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The main advantage of anti-shock poles is that they tend to be less jolting on joints (like elbows and wrists) when used on firm ground or rocky terrain. On softer ground, where the dirt, sand or snow provides natural impact absorption, they can sometimes feel "mushy", and most people would find the benefits negligible. For this reason (and also to prevent ...


I have recently hit 40 and have been using hiking sticks for the past five years. When I began having problems with my knees, my doctor originally suggested the problem was with osteoarthritis. Doing a little bit of searching on the Internet suggested that hiking sticks would help so I purchased a pair. The reasoning was that it removed some ...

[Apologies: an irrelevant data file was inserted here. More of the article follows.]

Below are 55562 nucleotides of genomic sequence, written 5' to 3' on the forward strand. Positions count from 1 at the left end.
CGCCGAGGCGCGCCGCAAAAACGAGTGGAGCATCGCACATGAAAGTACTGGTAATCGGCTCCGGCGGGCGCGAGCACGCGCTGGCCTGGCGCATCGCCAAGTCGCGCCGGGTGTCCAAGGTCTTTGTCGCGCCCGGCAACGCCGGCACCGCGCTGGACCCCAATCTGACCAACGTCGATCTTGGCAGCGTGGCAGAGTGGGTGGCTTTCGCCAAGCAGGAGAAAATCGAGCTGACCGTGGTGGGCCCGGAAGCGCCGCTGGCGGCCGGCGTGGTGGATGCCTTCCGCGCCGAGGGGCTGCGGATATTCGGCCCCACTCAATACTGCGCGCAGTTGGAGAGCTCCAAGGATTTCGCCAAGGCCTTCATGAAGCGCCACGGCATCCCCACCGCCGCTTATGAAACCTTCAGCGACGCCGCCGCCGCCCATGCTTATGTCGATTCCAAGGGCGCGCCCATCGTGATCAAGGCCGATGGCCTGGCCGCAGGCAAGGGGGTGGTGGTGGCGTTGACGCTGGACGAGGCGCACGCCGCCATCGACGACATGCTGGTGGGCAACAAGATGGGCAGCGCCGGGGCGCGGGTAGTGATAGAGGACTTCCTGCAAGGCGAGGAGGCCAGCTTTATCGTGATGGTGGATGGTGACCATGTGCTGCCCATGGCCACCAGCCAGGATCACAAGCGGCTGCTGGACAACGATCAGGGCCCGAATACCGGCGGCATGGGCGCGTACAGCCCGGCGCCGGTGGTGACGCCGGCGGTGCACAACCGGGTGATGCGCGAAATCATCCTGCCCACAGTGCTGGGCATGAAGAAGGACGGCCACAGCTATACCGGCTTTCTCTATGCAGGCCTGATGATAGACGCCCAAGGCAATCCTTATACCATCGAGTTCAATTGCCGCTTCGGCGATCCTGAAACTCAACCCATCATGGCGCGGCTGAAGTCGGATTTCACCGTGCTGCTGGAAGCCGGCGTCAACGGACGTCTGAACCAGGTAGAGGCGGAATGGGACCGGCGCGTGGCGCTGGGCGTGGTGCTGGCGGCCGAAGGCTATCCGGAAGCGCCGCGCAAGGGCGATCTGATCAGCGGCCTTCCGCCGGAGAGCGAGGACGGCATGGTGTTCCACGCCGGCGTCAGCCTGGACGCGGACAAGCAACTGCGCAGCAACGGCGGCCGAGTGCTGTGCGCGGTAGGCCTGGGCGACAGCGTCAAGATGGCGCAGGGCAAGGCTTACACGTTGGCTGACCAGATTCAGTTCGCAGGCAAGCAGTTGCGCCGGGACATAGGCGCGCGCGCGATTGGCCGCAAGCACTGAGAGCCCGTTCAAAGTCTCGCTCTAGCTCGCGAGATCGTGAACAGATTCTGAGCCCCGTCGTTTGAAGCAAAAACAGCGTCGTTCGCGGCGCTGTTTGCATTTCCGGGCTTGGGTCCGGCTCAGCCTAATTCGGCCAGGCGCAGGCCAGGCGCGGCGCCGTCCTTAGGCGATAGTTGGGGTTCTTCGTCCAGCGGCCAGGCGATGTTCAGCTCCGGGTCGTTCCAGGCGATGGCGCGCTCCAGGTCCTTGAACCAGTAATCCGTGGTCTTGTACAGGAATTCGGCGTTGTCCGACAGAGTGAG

In my experience, you really don't need either trekking poles or ski poles when snowshoeing. On flat ground or at low angles, I don't find them necessary or useful at all. On very steep stuff, I find that an ice ax is more helpful (along with those mini-crampon things built into some snowshoes). The only time when I've felt like poles would have been at ...


Yes, always use poles with baskets. Trekking poles allow adjustability which I find useful in changing snow conditions. ...but to snowshoe without poles? You can do it but it's so much more work and I cover much more distance with. JIMO.

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